One of the methods used around the world to authenticate votes and prevent electoral fraud is to stain the voter’s finger with a special indelible ink: this makes the person recognizable and prevents him from voting twice. It is a method used for decades in many countries, which over time has also caused various problems: there are those who have questioned its validity, perhaps for political purposes, but also those who have exploited the recognition due to the ink for threaten people into not voting.
Indelible electoral ink has been used since the 1960s and is still used in many countries: it is normally used as an additional guarantee together with other forms of verification of voter identity, such as documents.
Concretely it works like this: once he arrives at the polling station, the voter is invited to dip his finger (the index, usually the left) in a bottle of ink, or in an impregnated sponge, or a sign is made on the finger with a brush or pen. Very often the ink is purple, other times it is blue: in contact with the skin it can change color and become black or brown. Usually the ink also reaches the cuticle of the fingers, i.e. the cuticles around the nails, from which it is more difficult to remove.
Over time, indelible electoral ink has been used by over 100 countries around the world. Many of these, Asians but also Africans, got their supplies from one of the largest manufacturers of indelible electoral ink, Mysore Paints, from India and founded in 1937 by the Indian prince Krishnaraja Wadiyar IV, who when he died three years later was one of the richest in the world.
There is a whole turnover around the sale of indelible electoral ink: with the sale of ink used in the 2019 Indian elections alone, Mysore Paints earned the equivalent of around 3 million euros, with around 2.6 million bottles of ink sold all over India, where some 900 million people voted.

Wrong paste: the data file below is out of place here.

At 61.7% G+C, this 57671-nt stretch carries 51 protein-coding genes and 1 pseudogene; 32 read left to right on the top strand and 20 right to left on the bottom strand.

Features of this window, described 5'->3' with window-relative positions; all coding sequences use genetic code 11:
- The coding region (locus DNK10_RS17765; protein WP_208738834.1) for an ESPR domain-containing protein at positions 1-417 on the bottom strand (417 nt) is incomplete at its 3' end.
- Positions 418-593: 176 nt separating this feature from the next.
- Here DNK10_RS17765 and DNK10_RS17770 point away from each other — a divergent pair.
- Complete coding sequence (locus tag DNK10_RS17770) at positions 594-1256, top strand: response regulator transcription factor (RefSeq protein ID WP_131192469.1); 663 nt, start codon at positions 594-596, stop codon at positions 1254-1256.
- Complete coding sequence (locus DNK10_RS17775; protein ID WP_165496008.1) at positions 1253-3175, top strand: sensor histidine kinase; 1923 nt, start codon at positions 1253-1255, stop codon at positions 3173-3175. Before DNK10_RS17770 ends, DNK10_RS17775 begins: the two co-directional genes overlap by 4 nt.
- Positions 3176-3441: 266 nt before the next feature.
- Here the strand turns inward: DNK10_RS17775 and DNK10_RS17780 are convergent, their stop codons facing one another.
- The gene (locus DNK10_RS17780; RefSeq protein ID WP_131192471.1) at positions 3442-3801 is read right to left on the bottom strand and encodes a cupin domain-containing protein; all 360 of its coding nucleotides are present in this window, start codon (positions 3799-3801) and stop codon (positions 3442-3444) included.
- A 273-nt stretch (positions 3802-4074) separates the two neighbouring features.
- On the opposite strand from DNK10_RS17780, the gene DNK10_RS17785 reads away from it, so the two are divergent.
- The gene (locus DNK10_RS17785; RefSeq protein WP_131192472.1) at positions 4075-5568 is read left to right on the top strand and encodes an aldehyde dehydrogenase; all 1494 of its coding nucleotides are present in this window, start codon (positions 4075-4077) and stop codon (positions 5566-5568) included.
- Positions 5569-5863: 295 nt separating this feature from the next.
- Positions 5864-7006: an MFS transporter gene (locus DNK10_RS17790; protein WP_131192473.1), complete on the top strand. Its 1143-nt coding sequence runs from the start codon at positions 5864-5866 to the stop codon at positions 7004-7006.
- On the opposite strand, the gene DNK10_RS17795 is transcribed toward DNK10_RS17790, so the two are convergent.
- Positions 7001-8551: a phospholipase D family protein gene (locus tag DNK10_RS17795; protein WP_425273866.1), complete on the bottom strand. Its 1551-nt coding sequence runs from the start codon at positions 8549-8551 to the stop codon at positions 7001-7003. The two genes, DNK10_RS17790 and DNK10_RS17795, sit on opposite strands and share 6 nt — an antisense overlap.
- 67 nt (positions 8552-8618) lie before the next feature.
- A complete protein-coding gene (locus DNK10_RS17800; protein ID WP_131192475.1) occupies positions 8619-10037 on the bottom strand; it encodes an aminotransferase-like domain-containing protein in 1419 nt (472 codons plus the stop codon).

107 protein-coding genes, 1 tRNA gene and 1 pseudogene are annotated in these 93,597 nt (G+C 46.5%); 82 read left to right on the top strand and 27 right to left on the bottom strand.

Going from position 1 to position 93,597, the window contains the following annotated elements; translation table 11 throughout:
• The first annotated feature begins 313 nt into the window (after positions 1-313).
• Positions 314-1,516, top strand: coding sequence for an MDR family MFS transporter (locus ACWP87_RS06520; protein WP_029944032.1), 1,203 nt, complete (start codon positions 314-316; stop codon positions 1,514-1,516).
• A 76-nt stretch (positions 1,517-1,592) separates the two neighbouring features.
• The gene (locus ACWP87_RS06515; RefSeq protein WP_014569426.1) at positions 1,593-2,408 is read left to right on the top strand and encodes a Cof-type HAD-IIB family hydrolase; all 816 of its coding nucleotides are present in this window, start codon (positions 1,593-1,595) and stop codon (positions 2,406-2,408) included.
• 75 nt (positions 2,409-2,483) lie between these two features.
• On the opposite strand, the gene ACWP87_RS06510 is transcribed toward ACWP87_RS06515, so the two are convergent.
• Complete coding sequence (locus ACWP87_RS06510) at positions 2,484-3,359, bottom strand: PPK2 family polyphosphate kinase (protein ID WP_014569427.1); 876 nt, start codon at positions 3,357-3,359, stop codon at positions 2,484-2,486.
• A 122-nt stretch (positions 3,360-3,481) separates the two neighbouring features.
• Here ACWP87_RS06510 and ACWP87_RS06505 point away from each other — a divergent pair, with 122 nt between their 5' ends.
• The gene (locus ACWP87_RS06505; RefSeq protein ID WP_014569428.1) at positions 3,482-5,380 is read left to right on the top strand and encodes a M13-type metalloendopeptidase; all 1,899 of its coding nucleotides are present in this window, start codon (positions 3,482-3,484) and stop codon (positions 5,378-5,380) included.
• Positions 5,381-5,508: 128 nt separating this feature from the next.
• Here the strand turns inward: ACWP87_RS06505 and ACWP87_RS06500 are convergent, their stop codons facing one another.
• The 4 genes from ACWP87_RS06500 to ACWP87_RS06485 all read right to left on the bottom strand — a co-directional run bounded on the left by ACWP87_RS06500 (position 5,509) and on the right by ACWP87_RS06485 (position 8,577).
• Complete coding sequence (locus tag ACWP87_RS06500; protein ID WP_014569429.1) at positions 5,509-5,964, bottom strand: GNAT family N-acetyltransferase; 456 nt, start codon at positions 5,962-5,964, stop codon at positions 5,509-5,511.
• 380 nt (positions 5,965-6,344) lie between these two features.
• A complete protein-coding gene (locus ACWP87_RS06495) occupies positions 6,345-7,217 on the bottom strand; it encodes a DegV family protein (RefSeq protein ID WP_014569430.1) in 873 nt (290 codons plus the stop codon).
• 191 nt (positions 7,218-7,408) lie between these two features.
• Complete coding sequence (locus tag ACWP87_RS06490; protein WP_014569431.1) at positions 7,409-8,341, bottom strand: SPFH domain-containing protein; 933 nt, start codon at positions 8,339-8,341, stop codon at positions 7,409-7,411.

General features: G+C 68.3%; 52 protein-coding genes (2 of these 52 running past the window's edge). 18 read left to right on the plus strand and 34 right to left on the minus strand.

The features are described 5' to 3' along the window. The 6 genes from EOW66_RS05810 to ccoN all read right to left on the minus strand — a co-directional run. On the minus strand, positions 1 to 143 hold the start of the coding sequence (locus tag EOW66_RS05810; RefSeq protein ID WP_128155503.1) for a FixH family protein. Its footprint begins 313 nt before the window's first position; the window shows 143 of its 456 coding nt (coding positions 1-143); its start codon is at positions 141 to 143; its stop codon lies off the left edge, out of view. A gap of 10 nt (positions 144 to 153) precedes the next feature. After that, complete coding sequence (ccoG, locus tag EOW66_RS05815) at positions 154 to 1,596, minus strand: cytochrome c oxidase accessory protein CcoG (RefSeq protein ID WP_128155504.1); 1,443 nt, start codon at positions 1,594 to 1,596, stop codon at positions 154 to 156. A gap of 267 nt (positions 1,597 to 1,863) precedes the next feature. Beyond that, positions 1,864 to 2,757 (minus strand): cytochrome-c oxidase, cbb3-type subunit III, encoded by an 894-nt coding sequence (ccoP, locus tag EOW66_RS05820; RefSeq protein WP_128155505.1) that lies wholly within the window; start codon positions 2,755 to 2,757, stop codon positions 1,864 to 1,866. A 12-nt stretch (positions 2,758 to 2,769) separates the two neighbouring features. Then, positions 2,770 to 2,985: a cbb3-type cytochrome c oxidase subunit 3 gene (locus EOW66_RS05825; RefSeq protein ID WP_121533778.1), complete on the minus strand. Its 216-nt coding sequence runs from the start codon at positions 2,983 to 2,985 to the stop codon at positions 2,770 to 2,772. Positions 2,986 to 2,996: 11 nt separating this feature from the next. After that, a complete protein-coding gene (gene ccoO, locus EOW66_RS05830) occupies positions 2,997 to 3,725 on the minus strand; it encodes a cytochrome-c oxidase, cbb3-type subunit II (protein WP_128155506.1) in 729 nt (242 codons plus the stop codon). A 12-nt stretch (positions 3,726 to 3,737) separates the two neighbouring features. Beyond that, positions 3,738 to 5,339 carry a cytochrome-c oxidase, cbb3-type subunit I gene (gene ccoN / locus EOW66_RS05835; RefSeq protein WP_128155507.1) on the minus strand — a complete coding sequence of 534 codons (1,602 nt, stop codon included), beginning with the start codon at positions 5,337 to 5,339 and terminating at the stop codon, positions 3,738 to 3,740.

What makes electoral ink indelible is silver nitrate, the same substance contained in pencils used to vote in polling stations in other countries, including Italy. It allows the ink to stay on the skin for about a month. The inks used to vote must be tested and approved by a series of protocols that ensure their suitability for that type of use.
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Electoral ink is considered an effective method of avoiding electoral fraud, along with others used by other countries. However, over time there have been those who have questioned its validity, arguing for example that it is easier than expected to remove the ink from your fingers and therefore vote twice. There are various videos on YouTube that explain how to do it, advising for example to rub lemon juice, salt or other things on your fingers, sometimes the most disparate.
In some countries this type of objection has been used to try to block elections or to contest the result. This happened in the presidential elections in Afghanistan in 2004, where almost all the candidates competing with then-President Hamid Karzai (who later won) announced their intention to boycott the elections because they did not trust the anti-fraud measures: they argued in particular that the ink used to mark voters’ fingers was not indelible enough.
One country where results were contested on the basis of election ink is Malaysia. In the general elections of 2013, the ink authentication method was introduced for the first time in the country (the parliament had been discussing the introduction of new methods to improve anti-fraud methods in elections for some years): the opposition to the coalition which had just won the election contested the results calling them invalid due to electoral fraud, again claiming that the ink was not indelible enough.
In other cases the electoral ink system has been used to control voters, preventing them from voting. It happened in Peru, where during the presidential elections of 1985 the terrorist group Sendero Luminoso ordered civilians not to vote, threatening to cut off the fingers of the children of those whose fingers were stained with ink. It also happened in Afghanistan, where in the past years the Taliban have repeatedly threatened voters to cut off their fingers if they voted, taking advantage of the recognition given by the ink. In some cases they did.
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